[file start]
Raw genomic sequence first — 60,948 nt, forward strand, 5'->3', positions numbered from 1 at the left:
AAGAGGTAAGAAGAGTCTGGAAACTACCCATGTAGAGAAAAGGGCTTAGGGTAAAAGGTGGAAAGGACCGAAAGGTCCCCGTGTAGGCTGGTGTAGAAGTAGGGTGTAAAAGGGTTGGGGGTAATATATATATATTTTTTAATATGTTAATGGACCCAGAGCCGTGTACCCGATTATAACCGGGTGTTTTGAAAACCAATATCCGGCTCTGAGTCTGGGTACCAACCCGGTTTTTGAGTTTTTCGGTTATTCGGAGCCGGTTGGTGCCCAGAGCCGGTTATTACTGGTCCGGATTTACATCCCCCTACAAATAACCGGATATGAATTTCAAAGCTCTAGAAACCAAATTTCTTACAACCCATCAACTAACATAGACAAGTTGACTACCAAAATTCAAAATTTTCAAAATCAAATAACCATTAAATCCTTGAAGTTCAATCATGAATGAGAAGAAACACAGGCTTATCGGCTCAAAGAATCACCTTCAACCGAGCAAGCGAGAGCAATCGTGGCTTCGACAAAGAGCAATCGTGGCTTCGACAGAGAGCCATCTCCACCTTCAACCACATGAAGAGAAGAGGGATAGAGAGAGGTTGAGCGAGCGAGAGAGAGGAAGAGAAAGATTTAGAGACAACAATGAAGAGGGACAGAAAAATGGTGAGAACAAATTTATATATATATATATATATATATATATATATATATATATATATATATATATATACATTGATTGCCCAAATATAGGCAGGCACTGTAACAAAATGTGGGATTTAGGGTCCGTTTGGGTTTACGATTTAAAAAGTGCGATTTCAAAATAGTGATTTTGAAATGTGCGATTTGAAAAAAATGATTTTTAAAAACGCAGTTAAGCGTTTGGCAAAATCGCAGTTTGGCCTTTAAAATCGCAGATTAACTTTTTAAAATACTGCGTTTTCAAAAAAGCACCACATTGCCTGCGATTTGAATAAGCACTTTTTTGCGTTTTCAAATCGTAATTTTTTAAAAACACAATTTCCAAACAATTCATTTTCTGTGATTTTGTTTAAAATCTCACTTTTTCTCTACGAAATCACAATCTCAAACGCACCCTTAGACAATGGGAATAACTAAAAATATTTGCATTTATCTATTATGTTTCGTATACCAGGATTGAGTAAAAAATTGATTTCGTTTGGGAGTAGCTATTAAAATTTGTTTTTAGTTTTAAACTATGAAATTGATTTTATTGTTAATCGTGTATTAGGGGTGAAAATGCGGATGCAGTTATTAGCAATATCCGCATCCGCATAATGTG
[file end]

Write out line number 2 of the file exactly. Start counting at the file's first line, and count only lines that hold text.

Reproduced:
AAGAGGTAAGAAGAGTCTGGAAACTACCCATGTAGAGAAAAGGGCTTAGGGTAAAAGGTGGAAAGGACCGAAAGGTCCCCGTGTAGGCTGGTGTAGAAGTAGGGTGTAAAAGGGTTGGGGGTAATATATATATATTTTTTAATATGTTAATGGACCCAGAGCCGTGTACCCGATTATAACCGGGTGTTTTGAAAACCAATATCCGGCTCTGAGTCTGGGTACCAACCCGGTTTTTGAGTTTTTCGGTTATTCGGAGCCGGTTGGTGCCCAGAGCCGGTTATTACTGGTCCGGATTTACATCCCCCTACAAATAACCGGATATGAATTTCAAAGCTCTAGAAACCAAATTTCTTACAACCCATCAACTAACATAGACAAGTTGACTACCAAAATTCAAAATTTTCAAAATCAAATAACCATTAAATCCTTGAAGTTCAATCATGAATGAGAAGAAACACAGGCTTATCGGCTCAAAGAATCACCTTCAACCGAGCAAGCGAGAGCAATCGTGGCTTCGACAAAGAGCAATCGTGGCTTCGACAGAGAGCCATCTCCACCTTCAACCACATGAAGAGAAGAGGGATAGAGAGAGGTTGAGCGAGCGAGAGAGAGGAAGAGAAAGATTTAGAGACAACAATGAAGAGGGACAGAAAAATGGTGAGAACAAATTTATATATATATATATATATATATATATATATATATATATATATATATATATATACATTGATTGCCCAAATATAGGCAGGCACTGTAACAAAATGTGGGATTTAGGGTCCGTTTGGGTTTACGATTTAAAAAGTGCGATTTCAAAATAGTGATTTTGAAATGTGCGATTTGAAAAAAATGATTTTTAAAAACGCAGTTAAGCGTTTGGCAAAATCGCAGTTTGGCCTTTAAAATCGCAGATTAACTTTTTAAAATACTGCGTTTTCAAAAAAGCACCACATTGCCTGCGATTTGAATAAGCACTTTTTTGCGTTTTCAAATCGTAATTTTTTAAAAACACAATTTCCAAACAATTCATTTTCTGTGATTTTGTTTAAAATCTCACTTTTTCTCTACGAAATCACAATCTCAAACGCACCCTTAGACAATGGGAATAACTAAAAATATTTGCATTTATCTATTATGTTTCGTATACCAGGATTGAGTAAAAAATTGATTTCGTTTGGGAGTAGCTATTAAAATTTGTTTTTAGTTTTAAACTATGAAATTGATTTTATTGTTAATCGTGTATTAGGGGTGAAAATGCGGATGCAGTTATTAGCAATATCCGCATCCGCATAATGTG